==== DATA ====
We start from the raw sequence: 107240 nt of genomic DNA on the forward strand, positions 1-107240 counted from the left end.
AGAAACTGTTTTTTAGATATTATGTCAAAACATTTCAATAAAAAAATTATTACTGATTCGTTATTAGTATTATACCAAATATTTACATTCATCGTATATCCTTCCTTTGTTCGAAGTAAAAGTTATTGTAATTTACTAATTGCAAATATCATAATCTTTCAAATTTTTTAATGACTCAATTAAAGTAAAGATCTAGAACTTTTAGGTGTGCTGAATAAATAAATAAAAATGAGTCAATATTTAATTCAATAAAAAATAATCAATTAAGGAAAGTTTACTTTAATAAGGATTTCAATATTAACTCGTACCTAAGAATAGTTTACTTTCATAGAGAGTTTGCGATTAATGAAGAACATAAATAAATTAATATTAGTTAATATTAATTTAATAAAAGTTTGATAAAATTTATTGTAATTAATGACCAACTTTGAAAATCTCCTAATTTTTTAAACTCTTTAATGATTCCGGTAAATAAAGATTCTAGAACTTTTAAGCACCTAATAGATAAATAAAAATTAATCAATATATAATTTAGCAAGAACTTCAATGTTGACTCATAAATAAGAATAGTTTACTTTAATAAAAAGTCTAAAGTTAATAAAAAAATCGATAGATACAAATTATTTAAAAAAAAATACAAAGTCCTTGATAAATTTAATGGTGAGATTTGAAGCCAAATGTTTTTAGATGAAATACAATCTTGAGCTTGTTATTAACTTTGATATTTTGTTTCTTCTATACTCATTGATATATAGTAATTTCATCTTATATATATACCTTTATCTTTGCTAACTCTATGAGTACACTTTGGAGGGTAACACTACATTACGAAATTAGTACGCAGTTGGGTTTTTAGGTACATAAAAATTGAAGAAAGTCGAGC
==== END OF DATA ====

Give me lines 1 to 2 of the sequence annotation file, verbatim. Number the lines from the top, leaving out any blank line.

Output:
We start from the raw sequence: 107240 nt of genomic DNA on the forward strand, positions 1-107240 counted from the left end.
AGAAACTGTTTTTTAGATATTATGTCAAAACATTTCAATAAAAAAATTATTACTGATTCGTTATTAGTATTATACCAAATATTTACATTCATCGTATATCCTTCCTTTGTTCGAAGTAAAAGTTATTGTAATTTACTAATTGCAAATATCATAATCTTTCAAATTTTTTAATGACTCAATTAAAGTAAAGATCTAGAACTTTTAGGTGTGCTGAATAAATAAATAAAAATGAGTCAATATTTAATTCAATAAAAAATAATCAATTAAGGAAAGTTTACTTTAATAAGGATTTCAATATTAACTCGTACCTAAGAATAGTTTACTTTCATAGAGAGTTTGCGATTAATGAAGAACATAAATAAATTAATATTAGTTAATATTAATTTAATAAAAGTTTGATAAAATTTATTGTAATTAATGACCAACTTTGAAAATCTCCTAATTTTTTAAACTCTTTAATGATTCCGGTAAATAAAGATTCTAGAACTTTTAAGCACCTAATAGATAAATAAAAATTAATCAATATATAATTTAGCAAGAACTTCAATGTTGACTCATAAATAAGAATAGTTTACTTTAATAAAAAGTCTAAAGTTAATAAAAAAATCGATAGATACAAATTATTTAAAAAAAAATACAAAGTCCTTGATAAATTTAATGGTGAGATTTGAAGCCAAATGTTTTTAGATGAAATACAATCTTGAGCTTGTTATTAACTTTGATATTTTGTTTCTTCTATACTCATTGATATATAGTAATTTCATCTTATATATATACCTTTATCTTTGCTAACTCTATGAGTACACTTTGGAGGGTAACACTACATTACGAAATTAGTACGCAGTTGGGTTTTTAGGTACATAAAAATTGAAGAAAGTCGAGC